Shutdown holds up new NIH clinical trials
Updated On: Oct 02 2013 01:25:23 PM CDT
Michelle Langbehn, 30, has endured nine months of chemotherapy, two cycles of radiation, a spinal fusion and several tumor removal surgeries. But the cancer that's attacking her body continues to spread, and her future treatment options are limited.
There was hope for the Auburn, California, mom -- a clinical trial that's testing a new drug called Cabozantinib that's been approved to fight other cancers. Researchers at the National Institutes of Health had gathered Langbehn's medical records; they were set to evaluate her status on Monday to make an official enrollment decision, she says.
Then the government shut down.
Every week, hundreds of patients like Langbehn are admitted to new clinical trials at the National Institutes of Health. But as of Tuesday, these patients are being put on hold until the government resumes operation.
"Due to the lapse in government funding ... transactions submitted via the web site may not be processed, and the agency may not be able to respond to inquiries until appropriations are enacted," a message on the top of the NIH website states.
Every week, about 200 new patients come to the NIH Clinical Center in Bethesda, Maryland. Patients are now being told they will have to wait until the government starts up again to begin their trials, according to NIH spokesman John Burklow.
"In fact, six new studies would have started this week that we are deferring," Burklow said.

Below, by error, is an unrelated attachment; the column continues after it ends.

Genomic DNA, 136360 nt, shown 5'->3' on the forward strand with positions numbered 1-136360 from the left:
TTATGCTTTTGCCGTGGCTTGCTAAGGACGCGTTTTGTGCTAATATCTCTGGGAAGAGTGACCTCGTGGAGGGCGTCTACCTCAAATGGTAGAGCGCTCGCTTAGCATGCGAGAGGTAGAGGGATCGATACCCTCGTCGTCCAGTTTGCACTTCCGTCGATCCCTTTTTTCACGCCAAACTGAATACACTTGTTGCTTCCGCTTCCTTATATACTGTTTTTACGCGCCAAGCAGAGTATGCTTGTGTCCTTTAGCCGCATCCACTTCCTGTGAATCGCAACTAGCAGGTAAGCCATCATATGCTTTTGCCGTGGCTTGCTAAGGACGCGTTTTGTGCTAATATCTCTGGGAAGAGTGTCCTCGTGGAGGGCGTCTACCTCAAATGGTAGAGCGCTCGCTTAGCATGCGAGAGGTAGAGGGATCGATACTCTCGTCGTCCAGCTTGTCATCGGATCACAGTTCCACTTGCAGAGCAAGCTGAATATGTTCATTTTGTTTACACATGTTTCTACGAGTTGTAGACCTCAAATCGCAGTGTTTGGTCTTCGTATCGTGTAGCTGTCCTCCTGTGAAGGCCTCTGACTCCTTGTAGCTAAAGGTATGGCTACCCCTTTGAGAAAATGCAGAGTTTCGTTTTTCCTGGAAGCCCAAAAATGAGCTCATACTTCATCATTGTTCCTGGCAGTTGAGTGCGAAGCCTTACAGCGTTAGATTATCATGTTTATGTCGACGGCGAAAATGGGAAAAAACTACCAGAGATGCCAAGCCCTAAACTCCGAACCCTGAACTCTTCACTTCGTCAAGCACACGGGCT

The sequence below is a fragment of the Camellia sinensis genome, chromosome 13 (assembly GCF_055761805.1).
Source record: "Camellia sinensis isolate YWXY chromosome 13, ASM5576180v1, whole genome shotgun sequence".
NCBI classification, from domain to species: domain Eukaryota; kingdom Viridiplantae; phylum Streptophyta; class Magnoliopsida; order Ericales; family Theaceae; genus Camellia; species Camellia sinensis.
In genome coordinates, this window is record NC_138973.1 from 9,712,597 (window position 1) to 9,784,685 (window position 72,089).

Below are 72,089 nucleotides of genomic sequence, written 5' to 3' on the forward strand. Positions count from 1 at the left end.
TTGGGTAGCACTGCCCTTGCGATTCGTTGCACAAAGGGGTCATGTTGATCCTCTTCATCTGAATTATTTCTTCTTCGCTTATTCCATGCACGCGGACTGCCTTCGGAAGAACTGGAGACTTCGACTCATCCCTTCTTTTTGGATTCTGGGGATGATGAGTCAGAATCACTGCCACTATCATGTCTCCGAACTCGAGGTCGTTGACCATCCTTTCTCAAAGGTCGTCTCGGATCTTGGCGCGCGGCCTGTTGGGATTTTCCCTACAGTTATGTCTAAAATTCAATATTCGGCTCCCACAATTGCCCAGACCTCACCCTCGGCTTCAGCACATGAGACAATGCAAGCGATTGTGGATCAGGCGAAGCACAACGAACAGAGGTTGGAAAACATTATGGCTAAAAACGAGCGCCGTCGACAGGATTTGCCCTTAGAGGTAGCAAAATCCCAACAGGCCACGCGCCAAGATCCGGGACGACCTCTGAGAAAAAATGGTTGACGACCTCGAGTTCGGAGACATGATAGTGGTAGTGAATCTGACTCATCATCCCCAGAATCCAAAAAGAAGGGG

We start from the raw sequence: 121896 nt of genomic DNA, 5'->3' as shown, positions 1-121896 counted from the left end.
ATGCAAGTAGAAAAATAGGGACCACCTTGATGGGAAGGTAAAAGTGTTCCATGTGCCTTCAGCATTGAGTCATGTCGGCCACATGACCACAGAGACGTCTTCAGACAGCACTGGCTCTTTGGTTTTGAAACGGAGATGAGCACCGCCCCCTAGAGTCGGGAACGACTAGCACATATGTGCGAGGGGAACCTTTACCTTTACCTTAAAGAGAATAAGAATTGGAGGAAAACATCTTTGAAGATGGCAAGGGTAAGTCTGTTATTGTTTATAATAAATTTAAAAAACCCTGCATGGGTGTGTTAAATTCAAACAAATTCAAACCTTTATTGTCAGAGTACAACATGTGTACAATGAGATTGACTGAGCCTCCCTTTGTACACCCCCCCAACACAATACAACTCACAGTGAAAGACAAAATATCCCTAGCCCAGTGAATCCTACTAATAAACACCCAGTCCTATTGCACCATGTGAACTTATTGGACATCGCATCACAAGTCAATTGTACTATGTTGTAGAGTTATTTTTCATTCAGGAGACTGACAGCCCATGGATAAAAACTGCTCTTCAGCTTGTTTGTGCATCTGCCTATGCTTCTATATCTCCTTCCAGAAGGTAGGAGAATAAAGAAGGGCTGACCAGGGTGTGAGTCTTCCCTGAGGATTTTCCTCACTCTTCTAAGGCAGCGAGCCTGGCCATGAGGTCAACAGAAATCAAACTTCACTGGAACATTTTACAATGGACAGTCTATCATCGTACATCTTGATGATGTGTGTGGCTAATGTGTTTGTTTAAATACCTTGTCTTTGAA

Approximately 30 of the 200 new patients are children, he said, and about 10 of those children are cancer patients.
"I am furious," Langbehn said. "They are denying or delaying potentially life-saving treatments to Americans in need of a miracle. I speak for everyone battling cancer when I saw we don't have time to wait."
Langbehn's oncologist gave her two years to live. That was last July. "I do not plan on letting this take me away from my family," she says.
Burklow did note that participants who are already in studies are still being treated and will continue with their trials. Burklow also said patients in desperate need of treatment will be handled differently and will more than likely be seen by physicians or nurses at the NIH Clinical Center.
About 75% of NIH's employees -- or about 14,700 people -- have been furloughed.
Researchers at other institutions who have received NIH grants are not affected by the government shutdown. But the agency is not accepting any new grant applications.
Copyright 2013 by CNN NewSource. All rights reserved. This material may not be published, broadcast, rewritten or redistributed.
Ready for round 2? More snow to follow what fell Sunday
Coroner IDs man killed in 56-vehicle pileup on Pa. Turnpike
Nearly 100 vehicles involved in pair of wrecks in Chester, Berks counties
Police: Newlyweds lure man for thrill killing
30-vehicle pileup leaves thousands stranded in snow on I-78
Two dead in crash on I-78 in New Jersey
Coroner IDs man killed in 56-car pileup on Pa. Turnpike
2 adults, 4 children missing in Nevada
Employee pistol whipped during robbery of Muhlenberg Township video games store, police say
Wintry weather wreaking havoc on highways